Chinese scientist He Jiankui claimed to have created the world's first gene-edited babies: twin girls born from embryos he says were modified to make them resistant to HIV.
China and beyond need to learn a serious lesson from sorry episode involving biophysicist He Jiankui, who attempted and failed to make twins HIV resistant
Latest rules on life sciences and medical research involving humans expand regulatory scope of 2016 guideline and spell out administrative penalties.
Immigration Department pulls visa after suspicions controversial mainland Chinese scientist He Jiankui lied on application.
He, who has been the subject of controversy and a jail sentence, says he is not ready to discuss the past three years.
The academic who invited He Jiankui to Britain says they will discuss the ethics of his research in a series of public talks in March
The Chinese government has released new guidelines to enhance ethics oversight on research activities involving humans and animals.
They say gene-editing technology is evolving and ethical issues should be considered.
He Jiankui was jailed for his experiment on human embryos after the three girls were born.
He Jiankui and two others convicted on charges related to manipulation of embryos to prevent HIV infection.
The past year has seen advancements to CRISPR, the technique used by Chinese researcher He Jiankui to alter the DNA of Chinese twin girls Lula and Nana, despite the controversy.
But technique still not fit for use on humans, Chinese researcher says.
Most of scientist He Jiankui’s data has been available for some time, an insider says, but there’s still no word on where he is a year after he revealed his experiment.
Despite biophysicist He Jiankui’s claims, team failed to reproduce changes to make twin girls HIV immune, excerpts from manuscript show.
International organisations that collect, store or use human genetic resources for research without proper permissions will be fined up to US$722,600.
Research shows that changes He Jiankui made to protect twin girls from HIV infection may have significantly increased their risk of premature death.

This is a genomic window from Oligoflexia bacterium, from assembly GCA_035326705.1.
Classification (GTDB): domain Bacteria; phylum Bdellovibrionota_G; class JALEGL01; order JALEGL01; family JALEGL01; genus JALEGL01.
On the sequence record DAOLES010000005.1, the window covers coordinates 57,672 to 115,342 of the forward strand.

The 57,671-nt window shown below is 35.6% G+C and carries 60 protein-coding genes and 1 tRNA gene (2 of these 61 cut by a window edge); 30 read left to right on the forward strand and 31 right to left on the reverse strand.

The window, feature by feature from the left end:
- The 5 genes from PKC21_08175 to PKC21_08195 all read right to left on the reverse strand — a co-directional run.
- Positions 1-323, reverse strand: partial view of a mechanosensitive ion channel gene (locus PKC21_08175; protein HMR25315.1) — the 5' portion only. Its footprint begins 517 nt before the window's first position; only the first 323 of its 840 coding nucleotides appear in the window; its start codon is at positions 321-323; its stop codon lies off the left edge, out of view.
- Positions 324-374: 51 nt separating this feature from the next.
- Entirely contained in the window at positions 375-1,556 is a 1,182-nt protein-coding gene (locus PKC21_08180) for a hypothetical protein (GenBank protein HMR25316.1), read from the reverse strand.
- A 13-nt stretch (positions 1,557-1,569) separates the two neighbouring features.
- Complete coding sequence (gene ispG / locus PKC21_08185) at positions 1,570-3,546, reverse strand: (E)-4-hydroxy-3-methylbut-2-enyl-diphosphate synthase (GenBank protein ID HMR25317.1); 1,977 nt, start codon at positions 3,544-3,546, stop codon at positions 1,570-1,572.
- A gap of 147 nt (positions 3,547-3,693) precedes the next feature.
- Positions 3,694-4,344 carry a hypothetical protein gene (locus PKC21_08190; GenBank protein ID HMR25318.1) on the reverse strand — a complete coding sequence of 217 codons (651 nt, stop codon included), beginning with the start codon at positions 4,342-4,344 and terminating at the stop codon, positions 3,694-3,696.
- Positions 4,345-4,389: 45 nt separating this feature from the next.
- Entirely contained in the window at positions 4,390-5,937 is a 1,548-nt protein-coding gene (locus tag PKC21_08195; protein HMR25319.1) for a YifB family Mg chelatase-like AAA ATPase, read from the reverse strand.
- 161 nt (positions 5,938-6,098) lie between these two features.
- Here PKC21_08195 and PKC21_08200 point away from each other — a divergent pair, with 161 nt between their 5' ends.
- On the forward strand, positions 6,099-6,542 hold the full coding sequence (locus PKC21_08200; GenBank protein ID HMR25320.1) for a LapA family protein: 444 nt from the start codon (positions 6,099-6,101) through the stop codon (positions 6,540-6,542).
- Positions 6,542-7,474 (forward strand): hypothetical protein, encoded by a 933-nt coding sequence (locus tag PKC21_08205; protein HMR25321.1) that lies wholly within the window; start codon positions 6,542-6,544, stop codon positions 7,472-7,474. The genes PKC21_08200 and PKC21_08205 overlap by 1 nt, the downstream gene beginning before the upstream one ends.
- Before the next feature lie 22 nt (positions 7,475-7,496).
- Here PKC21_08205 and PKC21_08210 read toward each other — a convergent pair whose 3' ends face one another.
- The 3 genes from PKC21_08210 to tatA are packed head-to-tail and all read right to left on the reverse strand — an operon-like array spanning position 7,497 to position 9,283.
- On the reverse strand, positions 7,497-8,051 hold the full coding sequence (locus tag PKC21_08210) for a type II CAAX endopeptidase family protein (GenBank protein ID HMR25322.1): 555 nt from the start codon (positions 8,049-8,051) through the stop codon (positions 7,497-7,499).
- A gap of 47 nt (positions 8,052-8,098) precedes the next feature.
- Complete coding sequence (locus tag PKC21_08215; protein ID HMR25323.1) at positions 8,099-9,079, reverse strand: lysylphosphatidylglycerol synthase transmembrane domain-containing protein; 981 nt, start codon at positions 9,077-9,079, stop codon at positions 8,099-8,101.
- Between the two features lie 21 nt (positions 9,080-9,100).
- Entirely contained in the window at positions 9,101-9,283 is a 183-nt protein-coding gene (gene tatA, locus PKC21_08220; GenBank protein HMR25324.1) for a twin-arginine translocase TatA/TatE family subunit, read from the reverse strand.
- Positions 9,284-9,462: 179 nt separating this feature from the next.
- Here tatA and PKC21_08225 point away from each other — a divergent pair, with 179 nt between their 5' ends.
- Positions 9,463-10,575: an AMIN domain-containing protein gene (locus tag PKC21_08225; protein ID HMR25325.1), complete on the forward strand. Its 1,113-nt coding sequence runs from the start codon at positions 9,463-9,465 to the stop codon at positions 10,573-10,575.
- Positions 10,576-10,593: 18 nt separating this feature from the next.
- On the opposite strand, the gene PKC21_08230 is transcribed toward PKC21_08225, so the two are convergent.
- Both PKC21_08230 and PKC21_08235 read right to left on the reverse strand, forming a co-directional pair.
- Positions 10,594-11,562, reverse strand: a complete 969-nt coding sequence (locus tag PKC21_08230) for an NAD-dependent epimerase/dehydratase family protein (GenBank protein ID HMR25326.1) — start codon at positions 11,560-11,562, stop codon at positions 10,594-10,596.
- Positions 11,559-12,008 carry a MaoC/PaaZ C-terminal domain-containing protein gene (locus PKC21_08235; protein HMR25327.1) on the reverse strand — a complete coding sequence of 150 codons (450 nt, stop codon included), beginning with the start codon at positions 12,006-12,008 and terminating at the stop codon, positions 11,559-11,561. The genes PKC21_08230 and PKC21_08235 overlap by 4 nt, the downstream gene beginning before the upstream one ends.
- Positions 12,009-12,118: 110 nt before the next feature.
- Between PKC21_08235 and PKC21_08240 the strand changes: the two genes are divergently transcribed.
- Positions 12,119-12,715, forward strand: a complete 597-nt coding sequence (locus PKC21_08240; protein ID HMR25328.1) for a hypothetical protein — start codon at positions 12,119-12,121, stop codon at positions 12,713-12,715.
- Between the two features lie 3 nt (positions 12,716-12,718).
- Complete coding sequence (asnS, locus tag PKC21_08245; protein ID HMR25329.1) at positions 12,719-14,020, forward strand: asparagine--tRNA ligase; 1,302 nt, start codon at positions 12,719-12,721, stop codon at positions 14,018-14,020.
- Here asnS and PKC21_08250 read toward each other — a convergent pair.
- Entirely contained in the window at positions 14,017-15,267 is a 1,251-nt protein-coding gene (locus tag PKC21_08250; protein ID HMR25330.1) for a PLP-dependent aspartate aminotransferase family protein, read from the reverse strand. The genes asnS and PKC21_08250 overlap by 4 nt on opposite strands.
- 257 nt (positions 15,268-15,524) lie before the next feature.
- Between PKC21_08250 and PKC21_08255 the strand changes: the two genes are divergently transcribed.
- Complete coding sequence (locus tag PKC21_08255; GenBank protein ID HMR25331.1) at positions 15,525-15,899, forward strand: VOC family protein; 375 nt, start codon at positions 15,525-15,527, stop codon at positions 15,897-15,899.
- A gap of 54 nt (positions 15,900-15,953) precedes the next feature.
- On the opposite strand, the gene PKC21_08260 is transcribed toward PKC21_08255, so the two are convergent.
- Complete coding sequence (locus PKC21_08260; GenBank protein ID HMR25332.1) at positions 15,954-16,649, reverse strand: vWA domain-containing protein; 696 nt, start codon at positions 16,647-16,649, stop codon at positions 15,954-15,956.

Leading Chinese scientist warns approved modified babies could be just a year or two away.
Editorial co-signed by researchers and ethicists from eight countries comes four months after news of Chinese scientist’s experiments roiled community.
Such technologies could be classed as high-risk and placed under the authority of the State Council, after ethical concerns over claims that scientist He had altered the DNA of twin girls born in November.
He Jiankui could have altered cognitive functions of twin girls when he used CRISPR to disable the CCR5 gene that allows HIV to infect human cells.
Several Stanford professors have said they were in contact with He Jiankui over the last year.
Official Xinhua news agency says preliminary investigations revealed that scientist had acted on his own, forged review papers.
Education ministry is beating the grass in case another ‘Frankenstein’ revelation awaits in research projects at the country’s universities and affiliated hospitals.
If we forcibly change natural laws, not only does it open the door to a lot of unknown influences, it also places a bet on the future of the whole world.
Chinese scientist He Jiankui has been criticised by peers over creating gene-edited babies, and little is known about the “off-target risks” of the technology
Officials from Shenzhen’s health and family planning commission and ethics committee meet to discuss fresh guidelines in wake of scandal.
While Chinese scientist He Jiankui’s experiment may have protected the twins from HIV, they are vulnerable to other unforeseen consequences.
Academic and budding entrepreneur developed cheap, fast gene sequencer some said would shake the industry.
He Jiankui’s whereabouts remain unknown but former employer says reports he is being held are ‘not accurate right now’.